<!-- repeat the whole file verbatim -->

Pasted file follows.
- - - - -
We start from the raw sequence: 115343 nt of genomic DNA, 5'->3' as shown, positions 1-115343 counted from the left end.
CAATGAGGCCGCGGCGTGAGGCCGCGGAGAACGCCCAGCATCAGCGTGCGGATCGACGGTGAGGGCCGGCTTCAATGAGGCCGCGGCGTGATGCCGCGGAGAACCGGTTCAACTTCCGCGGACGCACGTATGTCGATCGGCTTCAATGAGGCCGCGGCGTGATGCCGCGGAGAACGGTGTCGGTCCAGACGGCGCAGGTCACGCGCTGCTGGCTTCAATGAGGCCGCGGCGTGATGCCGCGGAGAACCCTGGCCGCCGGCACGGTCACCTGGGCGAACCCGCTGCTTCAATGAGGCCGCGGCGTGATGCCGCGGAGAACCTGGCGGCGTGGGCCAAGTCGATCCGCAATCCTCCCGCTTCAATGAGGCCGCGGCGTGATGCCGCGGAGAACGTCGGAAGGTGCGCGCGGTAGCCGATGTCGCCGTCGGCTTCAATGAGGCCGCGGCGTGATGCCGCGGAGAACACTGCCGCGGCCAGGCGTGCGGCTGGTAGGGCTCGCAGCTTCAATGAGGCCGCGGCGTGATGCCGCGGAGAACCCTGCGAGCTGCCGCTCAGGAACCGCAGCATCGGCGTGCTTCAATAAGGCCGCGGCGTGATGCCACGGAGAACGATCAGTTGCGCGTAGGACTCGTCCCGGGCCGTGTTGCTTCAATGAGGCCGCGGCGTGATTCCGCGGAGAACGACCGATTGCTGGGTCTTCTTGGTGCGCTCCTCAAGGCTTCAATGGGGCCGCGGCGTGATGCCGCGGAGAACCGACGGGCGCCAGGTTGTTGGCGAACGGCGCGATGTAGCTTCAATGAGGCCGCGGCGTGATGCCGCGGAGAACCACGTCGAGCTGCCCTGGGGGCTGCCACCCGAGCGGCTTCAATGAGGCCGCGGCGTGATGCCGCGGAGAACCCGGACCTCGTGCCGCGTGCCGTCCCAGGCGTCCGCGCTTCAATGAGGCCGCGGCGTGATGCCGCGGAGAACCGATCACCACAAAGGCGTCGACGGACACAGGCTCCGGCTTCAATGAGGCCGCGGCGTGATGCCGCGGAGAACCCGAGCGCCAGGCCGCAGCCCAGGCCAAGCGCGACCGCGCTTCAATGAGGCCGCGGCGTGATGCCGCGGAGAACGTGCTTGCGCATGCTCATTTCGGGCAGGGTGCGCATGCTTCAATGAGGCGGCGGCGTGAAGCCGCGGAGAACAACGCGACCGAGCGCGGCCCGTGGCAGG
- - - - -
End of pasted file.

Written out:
We start from the raw sequence: 115343 nt of genomic DNA, 5'->3' as shown, positions 1-115343 counted from the left end.
CAATGAGGCCGCGGCGTGAGGCCGCGGAGAACGCCCAGCATCAGCGTGCGGATCGACGGTGAGGGCCGGCTTCAATGAGGCCGCGGCGTGATGCCGCGGAGAACCGGTTCAACTTCCGCGGACGCACGTATGTCGATCGGCTTCAATGAGGCCGCGGCGTGATGCCGCGGAGAACGGTGTCGGTCCAGACGGCGCAGGTCACGCGCTGCTGGCTTCAATGAGGCCGCGGCGTGATGCCGCGGAGAACCCTGGCCGCCGGCACGGTCACCTGGGCGAACCCGCTGCTTCAATGAGGCCGCGGCGTGATGCCGCGGAGAACCTGGCGGCGTGGGCCAAGTCGATCCGCAATCCTCCCGCTTCAATGAGGCCGCGGCGTGATGCCGCGGAGAACGTCGGAAGGTGCGCGCGGTAGCCGATGTCGCCGTCGGCTTCAATGAGGCCGCGGCGTGATGCCGCGGAGAACACTGCCGCGGCCAGGCGTGCGGCTGGTAGGGCTCGCAGCTTCAATGAGGCCGCGGCGTGATGCCGCGGAGAACCCTGCGAGCTGCCGCTCAGGAACCGCAGCATCGGCGTGCTTCAATAAGGCCGCGGCGTGATGCCACGGAGAACGATCAGTTGCGCGTAGGACTCGTCCCGGGCCGTGTTGCTTCAATGAGGCCGCGGCGTGATTCCGCGGAGAACGACCGATTGCTGGGTCTTCTTGGTGCGCTCCTCAAGGCTTCAATGGGGCCGCGGCGTGATGCCGCGGAGAACCGACGGGCGCCAGGTTGTTGGCGAACGGCGCGATGTAGCTTCAATGAGGCCGCGGCGTGATGCCGCGGAGAACCACGTCGAGCTGCCCTGGGGGCTGCCACCCGAGCGGCTTCAATGAGGCCGCGGCGTGATGCCGCGGAGAACCCGGACCTCGTGCCGCGTGCCGTCCCAGGCGTCCGCGCTTCAATGAGGCCGCGGCGTGATGCCGCGGAGAACCGATCACCACAAAGGCGTCGACGGACACAGGCTCCGGCTTCAATGAGGCCGCGGCGTGATGCCGCGGAGAACCCGAGCGCCAGGCCGCAGCCCAGGCCAAGCGCGACCGCGCTTCAATGAGGCCGCGGCGTGATGCCGCGGAGAACGTGCTTGCGCATGCTCATTTCGGGCAGGGTGCGCATGCTTCAATGAGGCGGCGGCGTGAAGCCGCGGAGAACAACGCGACCGAGCGCGGCCCGTGGCAGG